Plymouth Gin Cucumber Sugar Fresh lime juice Garnished with cilantro leaf

In a saucepot sweat all peppers, onions, and garlic until translucent on medium heat. Add the white wine, herbs, piquillo, aji paste, water, sherry vinegar, and tomato juice; bring to a rolling simmer continuing to cook for 30 minutes until sauce reduces by 1/4. Once it’s reduced add the salt & pepper to your liking. Take the sauce and place it into a saucepan keep heat on medium high, add clams to the sauce and cover. Marinate the clams over the heat until clams open approximately 8-10 minutes. Once they’ve opened pull and place all contents into a bowl together.

No. 14

Roasted Chicken with Black Bean Puree Black Bean Puree 1qt – Dried black beans 8 each – Garlic cloves 1 – Green bell pepper (chopped and seedless) ½ - White onion (chopped) ½ cup – White wine 4 each – Bay leaf 2 tbsp. – Cumin (toasted and ground) 3 tbsp. – Olive oil Rinse beans off first. Place beans in a pot of water (water should yield 2quarts) with bay leaf and 4 garlic cloves, bring to a rolling boil then reduce heat to low. Beans should be very soft when finished. In a pan place the remaining garlic, bell peppers, onion, and olive oil sweat them until almost translucent. Add your white wine to the pan, lower the heat and reduce by ¼. Once beans have finished drain off any remaining liquid from them and reserve it. Place the beans, and pepper mixture into a blender, blend on low until creamy adding the reserved water to liquefy. Beans should be a creamy paste when blended, add cumin and salt to season.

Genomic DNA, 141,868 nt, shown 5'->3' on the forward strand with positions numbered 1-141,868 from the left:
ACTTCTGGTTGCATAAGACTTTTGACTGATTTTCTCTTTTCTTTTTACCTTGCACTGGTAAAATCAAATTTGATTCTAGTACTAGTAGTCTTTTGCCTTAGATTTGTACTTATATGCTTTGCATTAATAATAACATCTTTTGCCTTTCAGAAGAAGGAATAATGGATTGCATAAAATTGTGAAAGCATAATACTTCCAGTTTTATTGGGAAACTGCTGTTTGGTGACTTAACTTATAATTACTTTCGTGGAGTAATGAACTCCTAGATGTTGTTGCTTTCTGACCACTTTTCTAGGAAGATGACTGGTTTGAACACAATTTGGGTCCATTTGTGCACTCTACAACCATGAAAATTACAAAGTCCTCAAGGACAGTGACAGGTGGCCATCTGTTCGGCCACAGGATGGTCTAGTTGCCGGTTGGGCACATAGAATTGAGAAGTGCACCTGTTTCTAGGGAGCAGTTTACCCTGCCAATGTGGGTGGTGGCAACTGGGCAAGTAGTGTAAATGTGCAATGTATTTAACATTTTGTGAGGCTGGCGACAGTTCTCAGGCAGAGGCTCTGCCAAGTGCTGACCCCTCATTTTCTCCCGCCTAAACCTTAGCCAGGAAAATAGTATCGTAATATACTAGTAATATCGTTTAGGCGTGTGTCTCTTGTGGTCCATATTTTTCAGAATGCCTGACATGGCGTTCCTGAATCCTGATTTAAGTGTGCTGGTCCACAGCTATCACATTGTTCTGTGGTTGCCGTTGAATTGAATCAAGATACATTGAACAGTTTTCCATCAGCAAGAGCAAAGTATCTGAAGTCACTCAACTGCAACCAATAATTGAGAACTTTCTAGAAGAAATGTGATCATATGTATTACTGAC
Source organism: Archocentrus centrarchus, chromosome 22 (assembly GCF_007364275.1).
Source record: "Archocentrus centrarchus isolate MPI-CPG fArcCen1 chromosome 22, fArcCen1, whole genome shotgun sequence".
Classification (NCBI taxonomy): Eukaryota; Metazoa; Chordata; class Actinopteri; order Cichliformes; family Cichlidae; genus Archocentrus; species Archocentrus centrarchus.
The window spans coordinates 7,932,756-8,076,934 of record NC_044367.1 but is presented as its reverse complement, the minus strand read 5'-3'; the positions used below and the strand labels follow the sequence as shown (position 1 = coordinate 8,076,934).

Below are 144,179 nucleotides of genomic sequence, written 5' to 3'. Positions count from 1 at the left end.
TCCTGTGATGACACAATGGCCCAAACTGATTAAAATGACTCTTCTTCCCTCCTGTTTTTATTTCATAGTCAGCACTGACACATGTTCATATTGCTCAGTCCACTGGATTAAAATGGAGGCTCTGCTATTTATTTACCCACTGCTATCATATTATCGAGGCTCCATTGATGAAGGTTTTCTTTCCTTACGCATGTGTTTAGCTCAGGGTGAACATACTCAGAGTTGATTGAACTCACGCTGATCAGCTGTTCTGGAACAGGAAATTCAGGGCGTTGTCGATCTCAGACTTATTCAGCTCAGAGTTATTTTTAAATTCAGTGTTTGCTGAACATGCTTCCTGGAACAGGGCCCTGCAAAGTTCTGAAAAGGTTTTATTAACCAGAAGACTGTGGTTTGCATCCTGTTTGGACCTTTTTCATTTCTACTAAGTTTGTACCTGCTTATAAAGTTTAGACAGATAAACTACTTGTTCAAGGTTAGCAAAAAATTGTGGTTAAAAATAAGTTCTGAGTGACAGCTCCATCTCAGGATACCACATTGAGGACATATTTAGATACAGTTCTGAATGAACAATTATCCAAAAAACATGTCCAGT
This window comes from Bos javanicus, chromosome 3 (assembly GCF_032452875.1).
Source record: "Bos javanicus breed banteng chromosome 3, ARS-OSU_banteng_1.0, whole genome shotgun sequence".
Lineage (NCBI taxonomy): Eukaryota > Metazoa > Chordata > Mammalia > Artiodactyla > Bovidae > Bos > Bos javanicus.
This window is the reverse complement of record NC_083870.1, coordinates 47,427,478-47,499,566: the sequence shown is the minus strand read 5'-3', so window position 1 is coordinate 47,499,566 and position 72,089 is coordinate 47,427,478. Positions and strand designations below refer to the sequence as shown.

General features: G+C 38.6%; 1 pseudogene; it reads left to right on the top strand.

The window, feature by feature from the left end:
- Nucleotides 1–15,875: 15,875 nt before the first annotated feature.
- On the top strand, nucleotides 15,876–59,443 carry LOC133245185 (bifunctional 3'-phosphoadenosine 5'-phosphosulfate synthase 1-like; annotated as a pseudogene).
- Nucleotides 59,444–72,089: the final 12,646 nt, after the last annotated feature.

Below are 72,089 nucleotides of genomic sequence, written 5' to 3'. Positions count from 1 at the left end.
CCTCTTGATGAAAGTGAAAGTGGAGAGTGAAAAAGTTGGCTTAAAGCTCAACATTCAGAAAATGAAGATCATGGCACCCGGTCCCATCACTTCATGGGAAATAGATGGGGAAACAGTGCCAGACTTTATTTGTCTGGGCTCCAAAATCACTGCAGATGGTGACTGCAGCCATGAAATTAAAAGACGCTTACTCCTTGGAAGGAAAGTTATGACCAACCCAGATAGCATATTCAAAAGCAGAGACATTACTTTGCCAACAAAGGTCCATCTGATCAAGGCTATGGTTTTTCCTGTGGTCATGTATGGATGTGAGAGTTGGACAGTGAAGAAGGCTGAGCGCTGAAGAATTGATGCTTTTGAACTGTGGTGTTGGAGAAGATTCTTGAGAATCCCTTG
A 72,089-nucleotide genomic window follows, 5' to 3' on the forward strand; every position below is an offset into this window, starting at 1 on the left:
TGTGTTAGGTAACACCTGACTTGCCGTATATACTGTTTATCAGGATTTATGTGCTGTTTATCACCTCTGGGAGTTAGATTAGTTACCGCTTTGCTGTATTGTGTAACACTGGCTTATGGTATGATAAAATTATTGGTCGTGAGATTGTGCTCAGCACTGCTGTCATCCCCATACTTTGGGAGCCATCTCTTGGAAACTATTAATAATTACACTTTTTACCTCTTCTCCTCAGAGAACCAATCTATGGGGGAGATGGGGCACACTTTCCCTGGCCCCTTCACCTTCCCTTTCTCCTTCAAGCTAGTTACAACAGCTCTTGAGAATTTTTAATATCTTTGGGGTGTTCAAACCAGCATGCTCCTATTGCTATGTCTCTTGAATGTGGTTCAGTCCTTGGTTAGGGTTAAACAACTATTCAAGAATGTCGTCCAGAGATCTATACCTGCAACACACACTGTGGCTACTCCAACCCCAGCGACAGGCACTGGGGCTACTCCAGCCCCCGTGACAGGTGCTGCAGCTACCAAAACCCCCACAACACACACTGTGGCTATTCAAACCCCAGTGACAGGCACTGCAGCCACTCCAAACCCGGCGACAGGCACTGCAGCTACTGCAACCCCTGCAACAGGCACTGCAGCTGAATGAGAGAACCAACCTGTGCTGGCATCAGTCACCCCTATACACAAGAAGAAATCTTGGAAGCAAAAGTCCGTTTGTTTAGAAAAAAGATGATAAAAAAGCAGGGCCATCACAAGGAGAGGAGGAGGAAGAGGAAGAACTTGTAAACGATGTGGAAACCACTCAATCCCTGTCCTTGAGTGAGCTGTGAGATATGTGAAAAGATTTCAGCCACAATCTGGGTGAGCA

No. 15

Caramelized Plantains 2 each – Yellow ripe plantains 2 tbsp. – Brown sugar 1 tbsp. – Butter (unsalted) 4 tbsp. – Water Slice the plantains ½ inch thick. In a sauté pan over medium low heat place the butter and brown sugar in, melting both until creamy then add the water mixing together to create a sauce. Place plantains into this liquid and let cook them for 8-10 minutes. Chicken 8 oz. – Chicken breast 1 ea. – Shallot (minced) 1 ea. – Garlic clove (minced) 1 cup – Extra virgin olive oil ¼ tsp. – Sea salt ¼ tsp. – Black pepper 1 tbsp. – Butter (unsalted) Take the clean chicken breast rub the skin with the minced shallot, garlic, salt, pepper, and oil. Let it marinade for 24 hrs. When ready to cook place chicken in very hot pan (either cast iron or nonstick) skin down with the butter. Baste the chicken with the melted butter until a nice browning has occurred, then flip over and brown the other side while continuing to baste. Pull chicken and let sit for 3 minutes prior to plating.